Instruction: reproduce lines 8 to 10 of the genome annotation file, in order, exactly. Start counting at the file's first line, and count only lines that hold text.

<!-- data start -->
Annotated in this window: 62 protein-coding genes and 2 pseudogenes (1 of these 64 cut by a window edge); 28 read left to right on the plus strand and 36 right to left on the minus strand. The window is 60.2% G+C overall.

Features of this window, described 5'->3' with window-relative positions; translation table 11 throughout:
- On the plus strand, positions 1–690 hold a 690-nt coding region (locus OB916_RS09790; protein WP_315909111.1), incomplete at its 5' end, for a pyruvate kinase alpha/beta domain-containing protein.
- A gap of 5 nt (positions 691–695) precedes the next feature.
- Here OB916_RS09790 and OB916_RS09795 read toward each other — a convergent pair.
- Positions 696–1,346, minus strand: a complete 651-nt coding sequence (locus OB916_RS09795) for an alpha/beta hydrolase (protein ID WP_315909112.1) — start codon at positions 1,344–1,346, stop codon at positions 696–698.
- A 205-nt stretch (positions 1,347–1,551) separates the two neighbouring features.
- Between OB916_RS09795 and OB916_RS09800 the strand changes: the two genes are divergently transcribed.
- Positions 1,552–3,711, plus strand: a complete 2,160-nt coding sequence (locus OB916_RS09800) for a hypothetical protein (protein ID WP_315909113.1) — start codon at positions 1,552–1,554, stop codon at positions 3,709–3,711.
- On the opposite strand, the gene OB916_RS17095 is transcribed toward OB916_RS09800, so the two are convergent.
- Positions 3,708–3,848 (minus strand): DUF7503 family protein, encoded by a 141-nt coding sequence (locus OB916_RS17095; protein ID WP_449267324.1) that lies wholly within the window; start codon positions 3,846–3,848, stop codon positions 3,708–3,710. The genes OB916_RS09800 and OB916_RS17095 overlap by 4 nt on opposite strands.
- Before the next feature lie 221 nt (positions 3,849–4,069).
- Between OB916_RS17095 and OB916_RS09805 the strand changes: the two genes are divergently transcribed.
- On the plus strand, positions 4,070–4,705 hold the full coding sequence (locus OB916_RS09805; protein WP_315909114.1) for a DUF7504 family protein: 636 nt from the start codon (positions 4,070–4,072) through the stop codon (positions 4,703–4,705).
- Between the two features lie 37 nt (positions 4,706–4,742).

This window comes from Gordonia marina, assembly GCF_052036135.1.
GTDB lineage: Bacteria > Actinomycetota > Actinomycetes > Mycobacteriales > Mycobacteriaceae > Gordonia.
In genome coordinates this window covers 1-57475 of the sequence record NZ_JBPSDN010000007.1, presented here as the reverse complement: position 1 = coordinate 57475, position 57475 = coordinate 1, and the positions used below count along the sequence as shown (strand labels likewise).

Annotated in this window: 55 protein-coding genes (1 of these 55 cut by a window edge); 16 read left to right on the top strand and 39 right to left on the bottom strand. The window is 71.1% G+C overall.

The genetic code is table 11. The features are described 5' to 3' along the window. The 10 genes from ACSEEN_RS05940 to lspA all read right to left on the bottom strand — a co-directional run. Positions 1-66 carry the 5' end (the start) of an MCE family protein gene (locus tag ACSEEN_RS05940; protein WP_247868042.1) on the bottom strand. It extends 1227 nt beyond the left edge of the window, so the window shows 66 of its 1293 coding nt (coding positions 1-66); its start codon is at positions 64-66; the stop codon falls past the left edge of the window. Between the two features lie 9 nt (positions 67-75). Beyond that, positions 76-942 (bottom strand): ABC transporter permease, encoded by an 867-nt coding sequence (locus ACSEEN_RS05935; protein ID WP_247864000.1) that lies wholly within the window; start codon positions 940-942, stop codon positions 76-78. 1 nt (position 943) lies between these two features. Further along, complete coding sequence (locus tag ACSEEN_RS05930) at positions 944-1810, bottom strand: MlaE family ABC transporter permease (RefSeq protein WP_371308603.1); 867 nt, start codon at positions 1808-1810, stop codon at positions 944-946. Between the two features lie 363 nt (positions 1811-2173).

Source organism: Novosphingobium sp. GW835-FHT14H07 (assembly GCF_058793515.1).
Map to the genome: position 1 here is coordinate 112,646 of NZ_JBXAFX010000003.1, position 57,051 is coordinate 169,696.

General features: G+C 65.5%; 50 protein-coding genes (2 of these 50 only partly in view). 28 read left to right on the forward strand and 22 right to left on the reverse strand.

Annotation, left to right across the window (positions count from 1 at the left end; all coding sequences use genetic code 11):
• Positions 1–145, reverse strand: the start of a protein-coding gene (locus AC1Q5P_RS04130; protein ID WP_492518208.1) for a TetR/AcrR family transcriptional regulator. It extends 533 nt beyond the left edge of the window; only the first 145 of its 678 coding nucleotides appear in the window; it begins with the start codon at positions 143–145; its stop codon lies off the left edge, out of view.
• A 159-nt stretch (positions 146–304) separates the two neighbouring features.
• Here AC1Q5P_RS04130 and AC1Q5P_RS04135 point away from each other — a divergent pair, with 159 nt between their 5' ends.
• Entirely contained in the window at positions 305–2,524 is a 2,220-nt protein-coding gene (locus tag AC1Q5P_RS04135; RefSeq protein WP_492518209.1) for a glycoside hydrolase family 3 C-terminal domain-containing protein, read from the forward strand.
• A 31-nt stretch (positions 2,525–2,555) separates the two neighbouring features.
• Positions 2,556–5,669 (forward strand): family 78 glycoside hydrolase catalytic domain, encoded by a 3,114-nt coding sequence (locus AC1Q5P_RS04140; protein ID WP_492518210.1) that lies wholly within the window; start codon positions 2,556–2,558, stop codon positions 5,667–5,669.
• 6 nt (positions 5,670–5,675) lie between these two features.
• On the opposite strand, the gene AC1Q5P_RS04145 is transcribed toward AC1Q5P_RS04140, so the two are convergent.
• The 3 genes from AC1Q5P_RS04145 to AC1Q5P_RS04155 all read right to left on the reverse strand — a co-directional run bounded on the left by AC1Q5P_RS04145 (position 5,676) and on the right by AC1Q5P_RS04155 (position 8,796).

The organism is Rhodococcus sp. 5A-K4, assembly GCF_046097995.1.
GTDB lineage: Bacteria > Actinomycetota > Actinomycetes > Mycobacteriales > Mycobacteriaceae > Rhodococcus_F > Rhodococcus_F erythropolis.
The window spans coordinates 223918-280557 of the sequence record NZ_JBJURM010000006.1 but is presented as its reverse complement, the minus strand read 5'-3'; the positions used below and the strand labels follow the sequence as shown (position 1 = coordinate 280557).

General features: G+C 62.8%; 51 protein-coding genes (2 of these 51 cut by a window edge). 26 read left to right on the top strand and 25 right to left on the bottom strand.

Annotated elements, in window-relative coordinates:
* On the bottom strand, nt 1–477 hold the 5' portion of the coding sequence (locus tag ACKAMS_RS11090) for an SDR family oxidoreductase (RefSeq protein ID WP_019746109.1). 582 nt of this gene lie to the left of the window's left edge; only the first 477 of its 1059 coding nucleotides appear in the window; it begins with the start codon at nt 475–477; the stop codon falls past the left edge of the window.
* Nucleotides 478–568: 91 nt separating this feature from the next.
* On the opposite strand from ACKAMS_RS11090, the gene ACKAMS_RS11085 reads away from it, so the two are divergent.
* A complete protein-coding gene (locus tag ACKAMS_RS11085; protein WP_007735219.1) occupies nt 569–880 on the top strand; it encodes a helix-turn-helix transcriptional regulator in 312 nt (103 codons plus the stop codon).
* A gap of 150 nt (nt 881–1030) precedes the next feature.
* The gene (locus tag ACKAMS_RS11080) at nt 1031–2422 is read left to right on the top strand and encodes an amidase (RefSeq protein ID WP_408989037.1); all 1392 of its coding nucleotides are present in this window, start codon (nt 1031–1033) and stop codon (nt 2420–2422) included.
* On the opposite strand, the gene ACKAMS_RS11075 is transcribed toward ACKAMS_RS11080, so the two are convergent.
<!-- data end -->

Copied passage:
- Between OB916_RS09795 and OB916_RS09800 the strand changes: the two genes are divergently transcribed.
- Positions 1,552–3,711, plus strand: a complete 2,160-nt coding sequence (locus OB916_RS09800) for a hypothetical protein (protein ID WP_315909113.1) — start codon at positions 1,552–1,554, stop codon at positions 3,709–3,711.
- On the opposite strand, the gene OB916_RS17095 is transcribed toward OB916_RS09800, so the two are convergent.